To get really chickeny flavor, make a double stock. That is, take your stock and use it as the base (instead of water) in another batch of bones or whatever.

          As to clarity - this is an issue when using raw bones or meat. Always start in cold water and bring the temp up slowly, and never let it actually come to a roiling boil - just a simmer. You'll still get some coagulated blood that will muddy up the stock a bit, but far less. For real clarity, you have to filter well (e.g. through cheesecloth) or use the egg-white method.

          Using the feet or wing tips will give you more gelatin, which gives you that unctuous mouth feel, than using all the rest of the bones (back, carcass).

          Once again, much of this is subjective - you should play with making chicken stock and soup until you get to what you like. I say, have fun playing!

          1. re: applehome

            I like to roast mine, of course, but I don't mind a darker stock. I like to keep my carcasses and use them for stock.

            I like to crack the heavy bones like the drumstick and thigh bones to maximize the collagen.

            I try not to let it come to a rolling boil but a gentle simmer. I have been meaning to do it with a crockpot because it only gets to 205 degrees F.

            1. re: applehome

              Regarding the egg white method, you just drop an egg white and egg shells into the hot stock for a while and strain it out. Is that right? The small particles are supposed to stick to the egg whites. That is how I have done it but I'm not sure of the exact method.

              1. re: tonka11_99

                You can stir gently, but right - you then have to filter it out. I use cheesecloth folded over several times. It definitely comes out clearer than just cheesecloth filtering alone.

                1. re: tonka11_99

                  If you're trying to produce a consomme, not just keep your stock a bit less muddled:

                  Note that you can also try ice filtration as a method of clarifying stocks. It's generally easier than the egg raft method and noticeably more effective at clarifying, but it also removes the gelatin from a stock. You can add gelatin back in afterward if desired.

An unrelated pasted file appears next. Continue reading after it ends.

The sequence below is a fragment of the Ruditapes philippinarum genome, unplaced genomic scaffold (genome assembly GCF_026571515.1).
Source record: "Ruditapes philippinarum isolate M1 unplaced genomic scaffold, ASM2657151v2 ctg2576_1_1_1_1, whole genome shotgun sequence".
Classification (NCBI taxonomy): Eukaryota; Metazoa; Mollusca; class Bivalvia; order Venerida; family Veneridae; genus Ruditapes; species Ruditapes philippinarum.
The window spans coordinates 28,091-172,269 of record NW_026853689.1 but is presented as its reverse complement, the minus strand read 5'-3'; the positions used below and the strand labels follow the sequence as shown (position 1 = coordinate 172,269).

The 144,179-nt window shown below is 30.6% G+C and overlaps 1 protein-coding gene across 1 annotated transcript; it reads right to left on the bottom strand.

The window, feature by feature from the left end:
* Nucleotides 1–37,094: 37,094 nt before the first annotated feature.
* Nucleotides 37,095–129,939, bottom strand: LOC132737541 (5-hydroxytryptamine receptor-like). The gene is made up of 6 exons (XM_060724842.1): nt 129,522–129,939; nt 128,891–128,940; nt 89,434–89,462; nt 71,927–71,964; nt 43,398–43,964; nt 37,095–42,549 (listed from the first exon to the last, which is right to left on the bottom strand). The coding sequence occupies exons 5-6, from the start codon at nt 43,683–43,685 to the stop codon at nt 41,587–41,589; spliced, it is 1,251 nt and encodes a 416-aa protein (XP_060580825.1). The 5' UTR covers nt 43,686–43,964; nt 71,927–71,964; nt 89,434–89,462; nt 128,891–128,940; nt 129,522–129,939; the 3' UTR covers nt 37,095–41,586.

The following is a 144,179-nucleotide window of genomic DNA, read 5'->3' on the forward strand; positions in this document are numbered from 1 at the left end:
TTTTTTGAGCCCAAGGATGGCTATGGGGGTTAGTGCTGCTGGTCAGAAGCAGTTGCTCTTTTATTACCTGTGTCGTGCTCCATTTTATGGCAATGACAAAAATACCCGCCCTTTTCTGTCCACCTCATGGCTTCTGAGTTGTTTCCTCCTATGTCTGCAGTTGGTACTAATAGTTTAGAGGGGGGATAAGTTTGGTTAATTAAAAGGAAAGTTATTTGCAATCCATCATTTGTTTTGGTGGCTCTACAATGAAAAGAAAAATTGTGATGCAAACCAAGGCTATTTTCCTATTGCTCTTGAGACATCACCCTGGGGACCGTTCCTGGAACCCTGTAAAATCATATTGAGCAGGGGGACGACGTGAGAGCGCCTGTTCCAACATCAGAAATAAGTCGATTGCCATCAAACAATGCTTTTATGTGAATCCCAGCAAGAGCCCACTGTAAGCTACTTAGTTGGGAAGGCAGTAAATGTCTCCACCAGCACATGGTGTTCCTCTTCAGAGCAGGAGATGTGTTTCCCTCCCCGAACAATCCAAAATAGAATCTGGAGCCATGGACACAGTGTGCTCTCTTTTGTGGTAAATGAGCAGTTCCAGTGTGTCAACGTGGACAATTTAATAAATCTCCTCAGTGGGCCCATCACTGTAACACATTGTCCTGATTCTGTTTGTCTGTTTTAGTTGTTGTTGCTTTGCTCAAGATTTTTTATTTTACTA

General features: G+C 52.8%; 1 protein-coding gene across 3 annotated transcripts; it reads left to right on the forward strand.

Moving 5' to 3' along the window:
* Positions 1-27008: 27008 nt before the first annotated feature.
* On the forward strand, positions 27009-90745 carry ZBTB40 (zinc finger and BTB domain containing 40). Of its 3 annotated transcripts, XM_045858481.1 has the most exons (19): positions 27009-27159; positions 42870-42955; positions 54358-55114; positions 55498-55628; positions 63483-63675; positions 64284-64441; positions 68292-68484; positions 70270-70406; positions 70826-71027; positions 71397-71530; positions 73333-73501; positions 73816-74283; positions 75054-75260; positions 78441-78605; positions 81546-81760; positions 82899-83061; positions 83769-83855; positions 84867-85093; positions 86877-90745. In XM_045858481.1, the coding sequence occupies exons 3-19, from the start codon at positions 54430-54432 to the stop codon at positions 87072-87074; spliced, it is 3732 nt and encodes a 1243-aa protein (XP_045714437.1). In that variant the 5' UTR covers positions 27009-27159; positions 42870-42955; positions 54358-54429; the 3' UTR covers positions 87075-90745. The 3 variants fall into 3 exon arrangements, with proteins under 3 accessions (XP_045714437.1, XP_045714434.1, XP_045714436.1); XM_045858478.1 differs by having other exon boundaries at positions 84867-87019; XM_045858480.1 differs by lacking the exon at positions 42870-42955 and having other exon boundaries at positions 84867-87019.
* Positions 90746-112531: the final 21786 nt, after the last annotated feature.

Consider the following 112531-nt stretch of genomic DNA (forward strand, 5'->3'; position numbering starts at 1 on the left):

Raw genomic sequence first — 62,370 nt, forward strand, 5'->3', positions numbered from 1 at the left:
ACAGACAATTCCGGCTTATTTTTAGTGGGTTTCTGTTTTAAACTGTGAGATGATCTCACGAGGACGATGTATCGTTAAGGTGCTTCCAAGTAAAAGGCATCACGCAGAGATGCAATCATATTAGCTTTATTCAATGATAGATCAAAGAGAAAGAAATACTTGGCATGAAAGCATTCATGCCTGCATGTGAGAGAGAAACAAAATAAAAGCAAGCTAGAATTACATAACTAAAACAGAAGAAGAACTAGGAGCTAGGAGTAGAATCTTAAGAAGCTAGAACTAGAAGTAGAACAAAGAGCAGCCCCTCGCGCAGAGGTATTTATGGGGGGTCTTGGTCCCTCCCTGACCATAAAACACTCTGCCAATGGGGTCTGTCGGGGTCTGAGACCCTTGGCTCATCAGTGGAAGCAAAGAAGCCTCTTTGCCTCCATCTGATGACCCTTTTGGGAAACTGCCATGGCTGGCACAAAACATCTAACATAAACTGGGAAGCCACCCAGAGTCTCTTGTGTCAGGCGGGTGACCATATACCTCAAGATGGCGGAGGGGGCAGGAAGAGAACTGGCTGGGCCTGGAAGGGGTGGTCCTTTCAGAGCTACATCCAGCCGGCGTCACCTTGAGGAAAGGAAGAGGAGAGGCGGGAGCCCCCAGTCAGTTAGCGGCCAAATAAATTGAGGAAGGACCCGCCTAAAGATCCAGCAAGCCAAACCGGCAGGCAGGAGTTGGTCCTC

To clarify with ice filtration, freeze your stock. Then slowly thaw in the refrigerator in a cheesecloth-lined colander over a bowl. The gelatin and impurities will remain in the colander leaving you with a very clear stock in the bowl. If your stock contains a lot of gelatin, you can expect to lose a good bit of volume from this method. Still, worth a try, especially if you've had problems executing the egg raft method.

                  Note that this works with many, many liquids if you add 1-2 percent gelatin (by weight) to them.

                  1. re: cowboyardee

                    This is 100% without snark: would any of these methods be likely to have any effect on this weird smell I'm getting? Or should I just dump this and start from scratch? That's where I'm heading.

                    I was psyched about my Whole Foods bones in the past...I think I'll go that way again but I'm mystified by what went wrong.

                    1. re: paulmcevoy75

                      Yeah, if it is really bad, you'll just want to throw it away.

                      1. re: paulmcevoy75

                        Sorry, we got off topic.

                        Clarifying methods will not help much to remove the funk. Since ice filtration removes all oil/fat from your stock, it may help a bit, especially if whatever compounds are causing that nasty odor are more fat soluble than water soluble. That's nothing more than a shot in the dark.

                        But I suspect, as applehome pointed out above, that your problem comes from a rancid piece of chicken, and you are just out of luck.

              2. How did you cool the several gallons of chicken stock?
                After bringing the small batch to a boil, how did it taste?

                I'm wondering if the stock was starting to sour a little?